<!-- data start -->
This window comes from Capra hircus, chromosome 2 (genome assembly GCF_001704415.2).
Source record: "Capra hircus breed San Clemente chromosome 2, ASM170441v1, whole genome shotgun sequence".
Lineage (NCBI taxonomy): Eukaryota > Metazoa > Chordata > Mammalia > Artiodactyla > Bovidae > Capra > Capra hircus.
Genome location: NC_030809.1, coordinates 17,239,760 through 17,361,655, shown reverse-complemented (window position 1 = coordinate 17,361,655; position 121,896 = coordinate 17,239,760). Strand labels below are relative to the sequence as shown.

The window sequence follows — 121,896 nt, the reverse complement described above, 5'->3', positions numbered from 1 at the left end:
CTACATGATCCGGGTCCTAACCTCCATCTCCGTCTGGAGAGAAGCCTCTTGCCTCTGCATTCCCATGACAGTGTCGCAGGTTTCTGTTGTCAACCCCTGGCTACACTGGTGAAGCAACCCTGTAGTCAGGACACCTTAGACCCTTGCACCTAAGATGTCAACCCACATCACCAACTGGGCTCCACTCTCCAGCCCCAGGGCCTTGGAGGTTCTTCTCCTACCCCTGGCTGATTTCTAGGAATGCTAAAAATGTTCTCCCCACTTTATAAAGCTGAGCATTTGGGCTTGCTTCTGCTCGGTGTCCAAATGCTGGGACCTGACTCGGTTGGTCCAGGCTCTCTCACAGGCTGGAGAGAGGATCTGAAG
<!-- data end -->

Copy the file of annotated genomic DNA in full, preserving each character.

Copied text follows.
This window comes from Capra hircus, chromosome 2 (genome assembly GCF_001704415.2).
Source record: "Capra hircus breed San Clemente chromosome 2, ASM170441v1, whole genome shotgun sequence".
Lineage (NCBI taxonomy): Eukaryota > Metazoa > Chordata > Mammalia > Artiodactyla > Bovidae > Capra > Capra hircus.
Genome location: NC_030809.1, coordinates 17,239,760 through 17,361,655, shown reverse-complemented (window position 1 = coordinate 17,361,655; position 121,896 = coordinate 17,239,760). Strand labels below are relative to the sequence as shown.

The window sequence follows — 121,896 nt, the reverse complement described above, 5'->3', positions numbered from 1 at the left end:
CTACATGATCCGGGTCCTAACCTCCATCTCCGTCTGGAGAGAAGCCTCTTGCCTCTGCATTCCCATGACAGTGTCGCAGGTTTCTGTTGTCAACCCCTGGCTACACTGGTGAAGCAACCCTGTAGTCAGGACACCTTAGACCCTTGCACCTAAGATGTCAACCCACATCACCAACTGGGCTCCACTCTCCAGCCCCAGGGCCTTGGAGGTTCTTCTCCTACCCCTGGCTGATTTCTAGGAATGCTAAAAATGTTCTCCCCACTTTATAAAGCTGAGCATTTGGGCTTGCTTCTGCTCGGTGTCCAAATGCTGGGACCTGACTCGGTTGGTCCAGGCTCTCTCACAGGCTGGAGAGAGGATCTGAAG